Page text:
Originally Posted by tinyliny
For those that blanket and say they cannot put a saddle on a wet back, does this mean that you fully dry your horse both before saddleing and after riding/before reblanketing? Does'nt that take forever? What if you don't have a hair drier or a heat lamp? What if you HAVE to leave, now?
When you ride a horse with a brand new saddle pad on a hot day, doesn't it quickly become a wet saddle pad, thus you are riding on a wet back?
In the wild , don't shaggy haired winter horses sometimes run or work hard enough to work up a sweat, then stop and graze or stand around while still wet from sweat;? Isn't wet wool nearly as warm as dry wool?
I don't ride if I don't have time to cool them off. Clipping makes them dry off quicker.
Yes because my horses are rugged their backs are completely dry before they are saddled. After riding saddle comes off Wicking rug packed out with straw goes on, they are normaly dry within 10 mins (because they are clipped) and I can give them a brush and stick thier turnouts on, then shove them out. If they don't dry in 10 mins or I absolutly have to go then I put a fleece rug on them and leave them in thier stable untill I can get back.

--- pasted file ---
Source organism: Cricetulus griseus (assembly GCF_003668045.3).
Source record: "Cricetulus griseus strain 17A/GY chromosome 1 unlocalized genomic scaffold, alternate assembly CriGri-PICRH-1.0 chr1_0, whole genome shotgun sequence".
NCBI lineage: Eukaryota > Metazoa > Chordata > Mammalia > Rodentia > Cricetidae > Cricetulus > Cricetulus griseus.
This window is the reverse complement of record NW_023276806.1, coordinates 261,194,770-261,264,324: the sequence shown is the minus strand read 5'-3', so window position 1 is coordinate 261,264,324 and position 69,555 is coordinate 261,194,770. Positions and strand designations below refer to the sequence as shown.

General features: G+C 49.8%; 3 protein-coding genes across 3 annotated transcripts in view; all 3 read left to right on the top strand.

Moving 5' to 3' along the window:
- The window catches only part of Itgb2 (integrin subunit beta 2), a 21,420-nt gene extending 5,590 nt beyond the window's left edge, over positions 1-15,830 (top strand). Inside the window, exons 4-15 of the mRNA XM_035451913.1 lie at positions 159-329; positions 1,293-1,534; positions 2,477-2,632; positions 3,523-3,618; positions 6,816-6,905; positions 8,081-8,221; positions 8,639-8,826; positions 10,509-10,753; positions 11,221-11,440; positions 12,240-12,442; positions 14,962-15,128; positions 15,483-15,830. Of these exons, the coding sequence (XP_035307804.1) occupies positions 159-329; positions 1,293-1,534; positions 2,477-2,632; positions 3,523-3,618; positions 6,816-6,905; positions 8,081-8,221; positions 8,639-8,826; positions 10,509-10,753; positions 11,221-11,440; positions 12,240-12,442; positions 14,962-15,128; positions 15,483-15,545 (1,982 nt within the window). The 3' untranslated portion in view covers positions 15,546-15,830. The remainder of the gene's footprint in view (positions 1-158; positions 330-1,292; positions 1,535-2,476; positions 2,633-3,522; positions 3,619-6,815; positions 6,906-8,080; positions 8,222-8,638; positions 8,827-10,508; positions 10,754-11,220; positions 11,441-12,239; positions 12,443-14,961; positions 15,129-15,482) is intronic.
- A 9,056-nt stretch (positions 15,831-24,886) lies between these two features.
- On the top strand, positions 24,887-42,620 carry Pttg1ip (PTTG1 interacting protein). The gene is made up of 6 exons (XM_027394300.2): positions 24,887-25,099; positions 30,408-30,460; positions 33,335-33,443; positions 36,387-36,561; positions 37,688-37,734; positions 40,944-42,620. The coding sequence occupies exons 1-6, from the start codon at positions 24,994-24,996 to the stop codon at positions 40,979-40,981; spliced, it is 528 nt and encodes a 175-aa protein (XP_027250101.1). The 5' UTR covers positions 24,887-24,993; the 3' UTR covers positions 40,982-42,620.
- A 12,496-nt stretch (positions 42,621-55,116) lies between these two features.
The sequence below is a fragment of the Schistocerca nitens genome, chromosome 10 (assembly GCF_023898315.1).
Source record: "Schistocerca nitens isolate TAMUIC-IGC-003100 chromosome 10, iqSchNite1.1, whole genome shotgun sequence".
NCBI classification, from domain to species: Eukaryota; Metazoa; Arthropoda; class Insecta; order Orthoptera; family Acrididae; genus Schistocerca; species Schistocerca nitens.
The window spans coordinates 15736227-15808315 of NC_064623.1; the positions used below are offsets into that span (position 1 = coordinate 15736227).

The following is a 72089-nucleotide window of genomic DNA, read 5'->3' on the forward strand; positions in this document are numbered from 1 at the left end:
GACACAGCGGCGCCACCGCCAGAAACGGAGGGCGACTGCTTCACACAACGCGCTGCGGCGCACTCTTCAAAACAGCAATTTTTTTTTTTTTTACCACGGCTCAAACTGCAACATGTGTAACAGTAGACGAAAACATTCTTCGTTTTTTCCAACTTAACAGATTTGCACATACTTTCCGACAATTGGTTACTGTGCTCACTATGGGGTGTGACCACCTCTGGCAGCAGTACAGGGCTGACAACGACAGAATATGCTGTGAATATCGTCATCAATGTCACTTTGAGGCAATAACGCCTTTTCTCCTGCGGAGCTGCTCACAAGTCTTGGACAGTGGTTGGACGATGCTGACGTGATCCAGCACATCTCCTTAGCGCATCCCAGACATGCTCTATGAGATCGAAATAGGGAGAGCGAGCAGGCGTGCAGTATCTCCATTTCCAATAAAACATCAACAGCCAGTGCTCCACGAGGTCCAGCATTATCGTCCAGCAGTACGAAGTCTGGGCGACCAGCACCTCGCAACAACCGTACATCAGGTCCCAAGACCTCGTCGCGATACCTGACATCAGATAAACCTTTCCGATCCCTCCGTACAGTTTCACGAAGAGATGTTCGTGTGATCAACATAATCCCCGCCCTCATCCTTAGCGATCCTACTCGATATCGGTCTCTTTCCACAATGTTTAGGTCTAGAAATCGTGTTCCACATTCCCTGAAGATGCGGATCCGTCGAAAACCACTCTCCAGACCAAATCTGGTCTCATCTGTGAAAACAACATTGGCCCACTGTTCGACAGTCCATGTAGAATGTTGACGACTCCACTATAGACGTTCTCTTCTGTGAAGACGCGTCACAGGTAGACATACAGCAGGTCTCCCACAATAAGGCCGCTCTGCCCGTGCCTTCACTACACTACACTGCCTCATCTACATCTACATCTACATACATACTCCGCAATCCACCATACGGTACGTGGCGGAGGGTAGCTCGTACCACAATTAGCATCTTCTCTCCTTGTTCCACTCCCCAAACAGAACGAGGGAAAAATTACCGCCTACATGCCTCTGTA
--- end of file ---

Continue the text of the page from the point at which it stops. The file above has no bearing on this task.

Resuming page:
Riding a horse on a hot day is different because whilst thier back may get wet whilst riding, they are highly unlikely to catch a chill in hot weather! Also because they were dry before you put saddle on there is no wet mud.
Finaly wild horses? Well I've yet to see one gallop round with a saddle on its back, Wild horses do not sweat in a saddle patch, they sweat all over! I've yet to see a wild horse that has girth gaulsor saddle sores because of wetmud. Finaly wild horses don't live very long at all, 10 is concidered a good age for a wild horse, most are dead by 15. Sorry but I'll take a 30 yeaold county show pony over a pony that is dead at 15 any day.